Normal costing is used to derive the cost of a product. This approach applies actual direct costs to a product, as well as a standard overhead rate. It includes the following components:
- Actual cost of materials
- Actual cost of labor
- A standard overhead rate that is applied using the product's actual usage of whatever allocation base is being used (such as direct labor hours or machine time)
If there is a difference between the standard overhead cost and the actual overhead cost, you can either charge the difference to the cost of goods sold (for smaller variances) or prorate the difference between the cost of goods sold and inventory.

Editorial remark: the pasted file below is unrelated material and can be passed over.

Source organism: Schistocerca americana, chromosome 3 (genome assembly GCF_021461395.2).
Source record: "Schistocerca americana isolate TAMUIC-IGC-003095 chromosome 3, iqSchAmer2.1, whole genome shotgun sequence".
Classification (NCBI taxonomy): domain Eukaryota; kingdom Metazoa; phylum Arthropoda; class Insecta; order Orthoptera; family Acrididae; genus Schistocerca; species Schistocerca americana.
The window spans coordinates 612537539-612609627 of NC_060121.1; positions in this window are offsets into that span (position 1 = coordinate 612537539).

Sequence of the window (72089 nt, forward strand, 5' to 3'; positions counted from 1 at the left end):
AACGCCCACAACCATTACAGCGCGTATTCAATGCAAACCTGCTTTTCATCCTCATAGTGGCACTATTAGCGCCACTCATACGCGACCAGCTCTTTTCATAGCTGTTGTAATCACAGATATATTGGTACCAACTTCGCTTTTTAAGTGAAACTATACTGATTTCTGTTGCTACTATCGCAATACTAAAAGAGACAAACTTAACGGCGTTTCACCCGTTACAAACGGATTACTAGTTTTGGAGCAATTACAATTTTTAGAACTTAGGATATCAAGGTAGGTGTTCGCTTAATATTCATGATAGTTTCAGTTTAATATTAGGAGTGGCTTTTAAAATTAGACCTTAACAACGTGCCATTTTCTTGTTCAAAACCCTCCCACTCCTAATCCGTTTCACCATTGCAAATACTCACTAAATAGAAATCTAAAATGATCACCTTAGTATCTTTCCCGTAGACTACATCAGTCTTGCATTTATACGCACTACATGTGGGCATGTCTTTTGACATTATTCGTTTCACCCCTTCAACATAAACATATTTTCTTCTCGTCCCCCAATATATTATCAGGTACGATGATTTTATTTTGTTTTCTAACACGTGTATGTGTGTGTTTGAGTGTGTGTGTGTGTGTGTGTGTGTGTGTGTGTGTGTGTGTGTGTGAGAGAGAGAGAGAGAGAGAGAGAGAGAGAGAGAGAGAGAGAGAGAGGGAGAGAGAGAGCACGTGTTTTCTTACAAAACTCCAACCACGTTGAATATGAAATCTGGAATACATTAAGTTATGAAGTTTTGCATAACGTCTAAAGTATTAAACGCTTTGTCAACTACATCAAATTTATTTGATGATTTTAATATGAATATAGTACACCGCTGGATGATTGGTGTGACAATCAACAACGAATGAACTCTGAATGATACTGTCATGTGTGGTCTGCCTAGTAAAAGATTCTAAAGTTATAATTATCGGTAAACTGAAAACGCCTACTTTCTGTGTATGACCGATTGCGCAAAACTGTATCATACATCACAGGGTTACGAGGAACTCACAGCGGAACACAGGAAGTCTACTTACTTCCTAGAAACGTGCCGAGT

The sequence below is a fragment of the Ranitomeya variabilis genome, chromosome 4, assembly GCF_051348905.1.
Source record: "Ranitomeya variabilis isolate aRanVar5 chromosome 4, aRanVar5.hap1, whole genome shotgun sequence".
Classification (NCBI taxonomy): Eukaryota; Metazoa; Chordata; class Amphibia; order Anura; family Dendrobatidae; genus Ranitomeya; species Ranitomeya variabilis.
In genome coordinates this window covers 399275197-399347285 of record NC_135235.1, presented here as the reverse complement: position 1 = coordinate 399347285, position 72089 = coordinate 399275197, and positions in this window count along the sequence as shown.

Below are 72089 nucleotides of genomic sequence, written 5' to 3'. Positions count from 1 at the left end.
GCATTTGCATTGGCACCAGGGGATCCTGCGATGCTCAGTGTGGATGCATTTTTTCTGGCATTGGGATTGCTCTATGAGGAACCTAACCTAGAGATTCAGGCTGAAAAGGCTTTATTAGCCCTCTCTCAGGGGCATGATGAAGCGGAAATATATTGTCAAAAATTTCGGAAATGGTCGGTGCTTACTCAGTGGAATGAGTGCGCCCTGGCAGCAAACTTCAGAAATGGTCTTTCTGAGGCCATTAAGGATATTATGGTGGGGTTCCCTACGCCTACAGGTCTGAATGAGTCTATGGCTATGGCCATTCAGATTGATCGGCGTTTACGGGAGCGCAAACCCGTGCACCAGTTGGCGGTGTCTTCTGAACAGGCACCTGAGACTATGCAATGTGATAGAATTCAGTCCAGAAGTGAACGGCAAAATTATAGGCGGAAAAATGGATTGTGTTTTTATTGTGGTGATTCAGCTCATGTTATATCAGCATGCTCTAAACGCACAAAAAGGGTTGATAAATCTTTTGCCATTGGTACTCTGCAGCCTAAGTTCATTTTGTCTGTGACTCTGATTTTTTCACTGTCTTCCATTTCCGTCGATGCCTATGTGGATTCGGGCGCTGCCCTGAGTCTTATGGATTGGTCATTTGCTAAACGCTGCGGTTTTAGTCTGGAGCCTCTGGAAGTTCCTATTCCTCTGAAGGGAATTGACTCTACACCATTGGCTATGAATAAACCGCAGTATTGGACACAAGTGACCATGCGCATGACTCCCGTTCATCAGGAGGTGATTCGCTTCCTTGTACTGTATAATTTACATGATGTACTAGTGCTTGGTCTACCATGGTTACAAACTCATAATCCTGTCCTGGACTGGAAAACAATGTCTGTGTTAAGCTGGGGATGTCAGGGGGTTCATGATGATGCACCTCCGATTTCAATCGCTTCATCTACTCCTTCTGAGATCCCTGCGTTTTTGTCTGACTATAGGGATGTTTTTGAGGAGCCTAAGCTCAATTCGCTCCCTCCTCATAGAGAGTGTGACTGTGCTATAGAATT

Normal costing is designed to yield product costs that do not contain the sudden cost spikes that can occur when you use actual overhead costs; instead, it uses a smoother long-term estimated overhead rate.
It is acceptable under the generally accepted accounting principles and international financial reporting standards accounting frameworks to use normal costing to derive the cost of a product for financial reporting purposes.
Normal costing varies from standard costing, in that standard costing uses entirely predetermined costs for all aspects of a product, while normal costing uses actual costs for the materials and labor components.
For a more accurate view of the direction in which product costs are headed, it is better to use actual costs, since they match the current amount of actual overhead costs. Standard costs are the least usable from a management perspective, since the costs used may not equate to actual costs. The accuracy level of normal costs is between actual costs and standard costs.